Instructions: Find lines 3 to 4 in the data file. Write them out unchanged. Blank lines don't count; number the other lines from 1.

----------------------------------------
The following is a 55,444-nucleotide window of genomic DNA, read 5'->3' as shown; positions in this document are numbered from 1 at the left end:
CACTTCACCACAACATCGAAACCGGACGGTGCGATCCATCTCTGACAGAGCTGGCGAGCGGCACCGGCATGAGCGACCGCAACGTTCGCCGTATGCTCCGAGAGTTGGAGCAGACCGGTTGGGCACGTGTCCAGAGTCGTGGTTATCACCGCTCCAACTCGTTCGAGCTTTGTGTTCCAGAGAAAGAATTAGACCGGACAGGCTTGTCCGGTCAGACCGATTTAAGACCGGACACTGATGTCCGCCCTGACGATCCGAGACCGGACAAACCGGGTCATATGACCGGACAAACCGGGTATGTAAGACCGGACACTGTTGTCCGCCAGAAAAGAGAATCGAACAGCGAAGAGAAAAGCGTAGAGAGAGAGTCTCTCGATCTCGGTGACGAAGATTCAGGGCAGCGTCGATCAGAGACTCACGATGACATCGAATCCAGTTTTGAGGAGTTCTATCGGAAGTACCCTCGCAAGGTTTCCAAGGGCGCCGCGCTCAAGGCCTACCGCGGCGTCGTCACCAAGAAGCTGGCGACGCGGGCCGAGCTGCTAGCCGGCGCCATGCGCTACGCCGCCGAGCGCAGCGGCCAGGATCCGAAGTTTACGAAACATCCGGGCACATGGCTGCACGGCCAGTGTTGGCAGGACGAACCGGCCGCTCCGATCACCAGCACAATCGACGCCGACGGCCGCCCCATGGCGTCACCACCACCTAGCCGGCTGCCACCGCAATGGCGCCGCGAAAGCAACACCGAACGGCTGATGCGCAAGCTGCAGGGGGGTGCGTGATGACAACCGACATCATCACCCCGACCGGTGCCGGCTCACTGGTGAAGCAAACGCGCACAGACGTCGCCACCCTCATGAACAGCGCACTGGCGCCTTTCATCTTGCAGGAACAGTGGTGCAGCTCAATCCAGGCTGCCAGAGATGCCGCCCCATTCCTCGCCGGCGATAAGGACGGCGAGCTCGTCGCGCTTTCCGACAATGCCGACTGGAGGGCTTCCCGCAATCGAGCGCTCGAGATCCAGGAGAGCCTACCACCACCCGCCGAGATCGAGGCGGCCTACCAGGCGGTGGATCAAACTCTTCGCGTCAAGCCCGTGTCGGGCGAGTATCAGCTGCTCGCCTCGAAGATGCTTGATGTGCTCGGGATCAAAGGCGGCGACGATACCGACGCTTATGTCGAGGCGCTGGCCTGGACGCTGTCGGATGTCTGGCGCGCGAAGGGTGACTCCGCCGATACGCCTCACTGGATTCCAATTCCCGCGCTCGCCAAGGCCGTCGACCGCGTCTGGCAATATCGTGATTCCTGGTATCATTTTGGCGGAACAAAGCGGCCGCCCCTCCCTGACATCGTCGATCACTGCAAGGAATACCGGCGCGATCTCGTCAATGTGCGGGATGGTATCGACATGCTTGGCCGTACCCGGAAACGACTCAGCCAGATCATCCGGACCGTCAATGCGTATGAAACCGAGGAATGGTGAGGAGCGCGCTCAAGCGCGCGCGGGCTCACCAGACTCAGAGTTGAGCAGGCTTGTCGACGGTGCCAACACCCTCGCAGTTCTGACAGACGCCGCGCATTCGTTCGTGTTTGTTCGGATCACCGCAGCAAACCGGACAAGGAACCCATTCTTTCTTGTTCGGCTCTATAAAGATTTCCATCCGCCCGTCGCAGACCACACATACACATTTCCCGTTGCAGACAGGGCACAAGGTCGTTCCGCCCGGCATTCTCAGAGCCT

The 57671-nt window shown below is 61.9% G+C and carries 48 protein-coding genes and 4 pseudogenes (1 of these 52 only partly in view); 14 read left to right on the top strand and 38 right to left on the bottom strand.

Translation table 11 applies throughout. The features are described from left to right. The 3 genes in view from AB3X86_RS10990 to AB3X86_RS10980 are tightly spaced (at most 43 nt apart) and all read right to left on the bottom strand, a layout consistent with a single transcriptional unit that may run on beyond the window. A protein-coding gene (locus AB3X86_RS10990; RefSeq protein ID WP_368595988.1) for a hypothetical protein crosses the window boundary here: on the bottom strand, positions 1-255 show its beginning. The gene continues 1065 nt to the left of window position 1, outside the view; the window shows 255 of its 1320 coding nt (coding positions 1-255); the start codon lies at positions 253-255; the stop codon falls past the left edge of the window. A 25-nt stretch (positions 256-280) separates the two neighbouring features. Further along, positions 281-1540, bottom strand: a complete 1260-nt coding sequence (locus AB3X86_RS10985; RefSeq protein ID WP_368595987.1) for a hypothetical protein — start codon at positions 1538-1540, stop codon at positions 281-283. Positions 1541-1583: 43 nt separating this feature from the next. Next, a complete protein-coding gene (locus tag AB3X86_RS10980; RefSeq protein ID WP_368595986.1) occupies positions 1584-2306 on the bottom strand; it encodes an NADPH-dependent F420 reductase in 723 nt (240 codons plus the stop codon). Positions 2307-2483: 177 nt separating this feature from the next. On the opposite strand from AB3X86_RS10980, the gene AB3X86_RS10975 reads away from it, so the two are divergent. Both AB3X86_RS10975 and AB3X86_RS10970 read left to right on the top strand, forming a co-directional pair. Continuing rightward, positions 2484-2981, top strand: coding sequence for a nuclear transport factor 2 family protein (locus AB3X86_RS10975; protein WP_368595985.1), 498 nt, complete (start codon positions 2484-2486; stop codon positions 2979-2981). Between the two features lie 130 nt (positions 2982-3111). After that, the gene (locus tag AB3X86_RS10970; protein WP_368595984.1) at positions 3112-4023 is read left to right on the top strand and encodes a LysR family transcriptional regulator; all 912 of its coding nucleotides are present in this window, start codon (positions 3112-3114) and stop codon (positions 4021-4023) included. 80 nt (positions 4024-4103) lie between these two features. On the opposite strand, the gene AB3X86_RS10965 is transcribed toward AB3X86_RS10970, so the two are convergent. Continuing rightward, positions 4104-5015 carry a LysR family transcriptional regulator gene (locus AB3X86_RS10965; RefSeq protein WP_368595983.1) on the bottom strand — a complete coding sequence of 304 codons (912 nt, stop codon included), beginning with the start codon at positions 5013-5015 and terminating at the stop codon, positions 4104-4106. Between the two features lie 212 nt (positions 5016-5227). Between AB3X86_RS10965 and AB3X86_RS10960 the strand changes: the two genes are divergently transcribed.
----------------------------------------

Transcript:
The 57671-nt window shown below is 61.9% G+C and carries 48 protein-coding genes and 4 pseudogenes (1 of these 52 only partly in view); 14 read left to right on the top strand and 38 right to left on the bottom strand.

Translation table 11 applies throughout. The features are described from left to right. The 3 genes in view from AB3X86_RS10990 to AB3X86_RS10980 are tightly spaced (at most 43 nt apart) and all read right to left on the bottom strand, a layout consistent with a single transcriptional unit that may run on beyond the window. A protein-coding gene (locus AB3X86_RS10990; RefSeq protein ID WP_368595988.1) for a hypothetical protein crosses the window boundary here: on the bottom strand, positions 1-255 show its beginning. The gene continues 1065 nt to the left of window position 1, outside the view; the window shows 255 of its 1320 coding nt (coding positions 1-255); the start codon lies at positions 253-255; the stop codon falls past the left edge of the window. A 25-nt stretch (positions 256-280) separates the two neighbouring features. Further along, positions 281-1540, bottom strand: a complete 1260-nt coding sequence (locus AB3X86_RS10985; RefSeq protein ID WP_368595987.1) for a hypothetical protein — start codon at positions 1538-1540, stop codon at positions 281-283. Positions 1541-1583: 43 nt separating this feature from the next. Next, a complete protein-coding gene (locus tag AB3X86_RS10980; RefSeq protein ID WP_368595986.1) occupies positions 1584-2306 on the bottom strand; it encodes an NADPH-dependent F420 reductase in 723 nt (240 codons plus the stop codon). Positions 2307-2483: 177 nt separating this feature from the next. On the opposite strand from AB3X86_RS10980, the gene AB3X86_RS10975 reads away from it, so the two are divergent. Both AB3X86_RS10975 and AB3X86_RS10970 read left to right on the top strand, forming a co-directional pair. Continuing rightward, positions 2484-2981, top strand: coding sequence for a nuclear transport factor 2 family protein (locus AB3X86_RS10975; protein WP_368595985.1), 498 nt, complete (start codon positions 2484-2486; stop codon positions 2979-2981). Between the two features lie 130 nt (positions 2982-3111). After that, the gene (locus tag AB3X86_RS10970; protein WP_368595984.1) at positions 3112-4023 is read left to right on the top strand and encodes a LysR family transcriptional regulator; all 912 of its coding nucleotides are present in this window, start codon (positions 3112-3114) and stop codon (positions 4021-4023) included. 80 nt (positions 4024-4103) lie between these two features. On the opposite strand, the gene AB3X86_RS10965 is transcribed toward AB3X86_RS10970, so the two are convergent. Continuing rightward, positions 4104-5015 carry a LysR family transcriptional regulator gene (locus AB3X86_RS10965; RefSeq protein WP_368595983.1) on the bottom strand — a complete coding sequence of 304 codons (912 nt, stop codon included), beginning with the start codon at positions 5013-5015 and terminating at the stop codon, positions 4104-4106. Between the two features lie 212 nt (positions 5016-5227). Between AB3X86_RS10965 and AB3X86_RS10960 the strand changes: the two genes are divergently transcribed.